DNA of 'Evolution Canyon' fruit flies reveals drivers of evolutionary change

July 07, 2014

Scientists have long puzzled over the genetic differences between fruit flies that live hardly a puddle jump apart in a natural environment known as "Evolution Canyon" in Mount Carmel, Israel.

Now, an international team of researchers led by scientists with the Virginia Bioinformatics Institute at Virginia Tech has peered into the DNA of these closely related flies to discover how these animals have been able to adapt and survive in such close, but extremely different, ecologies.

One reason lies in a startling abundance of repetitive DNA elements that, until recently, were considered little more than unused letters in a word game. The explanation will be published this week in the Proceedings of the National Academy of Sciences.

"We've come to understand that not all repeat sequences are junk DNA," said Pawel Michalak, an associate professor at the Virginia Bioinformatics Institute. "These repetitive sequences are increasingly being recognized as agents of adaptive change. We discovered a larger than expected amount of genetic variation in these repeating sequences between the fly populations and saw that the variation resulted in potentially functional differences in important biological processes, such as stress resistance and mating."

Even with migration, cross-breeding, and near-extinction of whole populations, the environment is the driving force in the fruit-fly gene pool in Evolution Canyon.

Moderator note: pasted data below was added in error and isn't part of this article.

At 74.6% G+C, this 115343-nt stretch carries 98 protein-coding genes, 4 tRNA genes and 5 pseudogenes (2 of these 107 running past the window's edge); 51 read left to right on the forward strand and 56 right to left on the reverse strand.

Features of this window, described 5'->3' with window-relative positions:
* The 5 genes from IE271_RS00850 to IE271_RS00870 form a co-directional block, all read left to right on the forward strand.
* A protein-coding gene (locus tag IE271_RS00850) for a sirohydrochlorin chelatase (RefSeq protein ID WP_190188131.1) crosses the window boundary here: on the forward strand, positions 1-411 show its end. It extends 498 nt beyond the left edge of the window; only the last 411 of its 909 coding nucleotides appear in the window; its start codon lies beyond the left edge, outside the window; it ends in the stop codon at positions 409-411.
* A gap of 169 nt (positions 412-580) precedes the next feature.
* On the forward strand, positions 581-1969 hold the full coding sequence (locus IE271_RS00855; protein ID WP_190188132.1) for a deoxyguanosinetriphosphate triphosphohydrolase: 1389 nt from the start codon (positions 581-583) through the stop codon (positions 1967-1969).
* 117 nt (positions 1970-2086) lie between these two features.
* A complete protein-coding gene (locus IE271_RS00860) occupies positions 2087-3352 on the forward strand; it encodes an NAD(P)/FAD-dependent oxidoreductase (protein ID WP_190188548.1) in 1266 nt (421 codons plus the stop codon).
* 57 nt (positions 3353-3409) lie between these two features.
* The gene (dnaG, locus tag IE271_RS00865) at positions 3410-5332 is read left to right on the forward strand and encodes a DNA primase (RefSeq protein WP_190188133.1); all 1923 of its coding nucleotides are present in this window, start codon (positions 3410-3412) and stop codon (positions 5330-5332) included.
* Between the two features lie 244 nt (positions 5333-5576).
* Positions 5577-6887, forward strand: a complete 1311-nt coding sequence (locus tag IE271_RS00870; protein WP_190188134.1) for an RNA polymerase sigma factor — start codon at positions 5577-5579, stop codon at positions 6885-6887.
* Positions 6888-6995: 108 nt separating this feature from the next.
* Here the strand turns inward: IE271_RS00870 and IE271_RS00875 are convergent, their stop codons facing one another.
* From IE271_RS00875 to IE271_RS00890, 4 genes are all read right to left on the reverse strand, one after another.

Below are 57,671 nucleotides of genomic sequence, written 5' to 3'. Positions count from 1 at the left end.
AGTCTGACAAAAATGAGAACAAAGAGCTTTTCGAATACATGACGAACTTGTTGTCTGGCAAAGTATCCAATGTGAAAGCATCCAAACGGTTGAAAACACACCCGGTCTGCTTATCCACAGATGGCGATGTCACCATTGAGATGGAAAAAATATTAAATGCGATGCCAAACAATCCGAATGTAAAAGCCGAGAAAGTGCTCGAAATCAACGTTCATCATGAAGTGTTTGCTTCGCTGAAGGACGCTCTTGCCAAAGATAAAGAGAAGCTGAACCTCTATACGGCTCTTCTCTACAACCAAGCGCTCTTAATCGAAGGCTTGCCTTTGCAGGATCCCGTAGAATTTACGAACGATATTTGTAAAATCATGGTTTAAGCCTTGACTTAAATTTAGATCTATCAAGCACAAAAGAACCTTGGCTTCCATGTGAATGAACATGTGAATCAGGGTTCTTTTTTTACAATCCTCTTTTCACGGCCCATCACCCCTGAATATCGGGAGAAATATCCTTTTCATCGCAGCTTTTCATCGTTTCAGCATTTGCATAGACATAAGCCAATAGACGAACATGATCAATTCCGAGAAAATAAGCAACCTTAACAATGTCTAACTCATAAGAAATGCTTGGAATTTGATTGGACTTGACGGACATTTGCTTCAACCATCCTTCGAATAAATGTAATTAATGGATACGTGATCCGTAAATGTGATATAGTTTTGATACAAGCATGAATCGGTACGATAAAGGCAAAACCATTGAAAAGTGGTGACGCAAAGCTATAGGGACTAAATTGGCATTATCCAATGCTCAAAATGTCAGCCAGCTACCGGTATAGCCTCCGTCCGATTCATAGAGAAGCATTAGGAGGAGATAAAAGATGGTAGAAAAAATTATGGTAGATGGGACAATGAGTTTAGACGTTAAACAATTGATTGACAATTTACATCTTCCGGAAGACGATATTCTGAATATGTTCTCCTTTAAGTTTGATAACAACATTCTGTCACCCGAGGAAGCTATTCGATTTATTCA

The two slopes of the canyon are about two football fields apart at their bases -- between 100 meters and 400 meters -- but the south-facing slope is tropical and may receive eight times as much sun, while the north-facing slope is darker, more like a European forest.

Animals genetically adapt depending on whether they live on the drier, hotter side of the canyon, or the more humid, cooler side.

Researchers extracted DNA from flies collected in the canyon, then identified and mapped repeating patterns of what genomics researchers call "transposable elements" -- DNA sequences capable of spontaneously changing position within the genome.

The scientists discovered flies taken from the opposing sides of the canyon displayed a significant difference in the contents and distribution of mobile elements.

The biological roles of these place-jumping, repetitive elements are mysterious.

They are largely viewed as "genomic parasites," but in this study, researchers found the mobile DNA can provide genetic novelties recruited as certain population-unique, functional enrichments that are nonrandom and purposeful.

"The first shocker was the sheer volume of genetic variation due to the dynamics of mobile elements, including coding and regulatory genomic regions, and the second was amount of population-specific insertions of transposable DNA elements," Michalak said. "Roughly 50 percent of the insertions were population unique."

More than 65 percent of disease-causing genes in humans are believed to have functional counterparts in the fly, including many genes involved in certain cancers, Alzheimer's and Parkinson's diseases, heart disease, and other medical conditions.